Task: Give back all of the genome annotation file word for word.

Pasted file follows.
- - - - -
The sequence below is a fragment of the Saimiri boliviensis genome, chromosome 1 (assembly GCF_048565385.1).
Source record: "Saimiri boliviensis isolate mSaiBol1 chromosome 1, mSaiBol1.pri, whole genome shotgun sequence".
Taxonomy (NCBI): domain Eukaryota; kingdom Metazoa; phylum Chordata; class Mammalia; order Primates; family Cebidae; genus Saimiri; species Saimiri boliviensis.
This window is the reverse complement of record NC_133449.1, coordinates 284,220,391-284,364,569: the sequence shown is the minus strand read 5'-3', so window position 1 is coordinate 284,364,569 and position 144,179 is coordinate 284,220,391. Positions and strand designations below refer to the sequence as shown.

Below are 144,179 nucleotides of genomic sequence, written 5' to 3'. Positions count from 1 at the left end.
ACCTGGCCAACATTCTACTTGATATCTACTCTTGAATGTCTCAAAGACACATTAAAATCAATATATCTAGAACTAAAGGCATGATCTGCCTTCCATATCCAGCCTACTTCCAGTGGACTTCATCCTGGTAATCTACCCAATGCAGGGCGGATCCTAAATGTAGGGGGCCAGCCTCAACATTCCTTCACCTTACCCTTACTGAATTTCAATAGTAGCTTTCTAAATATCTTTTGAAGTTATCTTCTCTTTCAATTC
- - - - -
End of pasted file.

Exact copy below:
The sequence below is a fragment of the Saimiri boliviensis genome, chromosome 1 (assembly GCF_048565385.1).
Source record: "Saimiri boliviensis isolate mSaiBol1 chromosome 1, mSaiBol1.pri, whole genome shotgun sequence".
Taxonomy (NCBI): domain Eukaryota; kingdom Metazoa; phylum Chordata; class Mammalia; order Primates; family Cebidae; genus Saimiri; species Saimiri boliviensis.
This window is the reverse complement of record NC_133449.1, coordinates 284,220,391-284,364,569: the sequence shown is the minus strand read 5'-3', so window position 1 is coordinate 284,364,569 and position 144,179 is coordinate 284,220,391. Positions and strand designations below refer to the sequence as shown.

Below are 144,179 nucleotides of genomic sequence, written 5' to 3'. Positions count from 1 at the left end.
ACCTGGCCAACATTCTACTTGATATCTACTCTTGAATGTCTCAAAGACACATTAAAATCAATATATCTAGAACTAAAGGCATGATCTGCCTTCCATATCCAGCCTACTTCCAGTGGACTTCATCCTGGTAATCTACCCAATGCAGGGCGGATCCTAAATGTAGGGGGCCAGCCTCAACATTCCTTCACCTTACCCTTACTGAATTTCAATAGTAGCTTTCTAAATATCTTTTGAAGTTATCTTCTCTTTCAATTC